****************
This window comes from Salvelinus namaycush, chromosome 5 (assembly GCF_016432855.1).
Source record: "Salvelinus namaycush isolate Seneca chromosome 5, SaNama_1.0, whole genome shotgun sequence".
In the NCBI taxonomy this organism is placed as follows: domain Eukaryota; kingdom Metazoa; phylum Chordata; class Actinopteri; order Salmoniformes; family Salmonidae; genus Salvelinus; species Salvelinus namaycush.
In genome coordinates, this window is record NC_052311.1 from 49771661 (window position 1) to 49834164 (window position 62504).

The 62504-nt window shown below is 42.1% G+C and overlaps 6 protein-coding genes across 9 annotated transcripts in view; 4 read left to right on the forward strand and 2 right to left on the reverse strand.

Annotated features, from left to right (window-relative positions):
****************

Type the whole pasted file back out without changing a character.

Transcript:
This window comes from Salvelinus namaycush, chromosome 5 (assembly GCF_016432855.1).
Source record: "Salvelinus namaycush isolate Seneca chromosome 5, SaNama_1.0, whole genome shotgun sequence".
In the NCBI taxonomy this organism is placed as follows: domain Eukaryota; kingdom Metazoa; phylum Chordata; class Actinopteri; order Salmoniformes; family Salmonidae; genus Salvelinus; species Salvelinus namaycush.
In genome coordinates, this window is record NC_052311.1 from 49771661 (window position 1) to 49834164 (window position 62504).

The 62504-nt window shown below is 42.1% G+C and overlaps 6 protein-coding genes across 9 annotated transcripts in view; 4 read left to right on the forward strand and 2 right to left on the reverse strand.

Annotated features, from left to right (window-relative positions):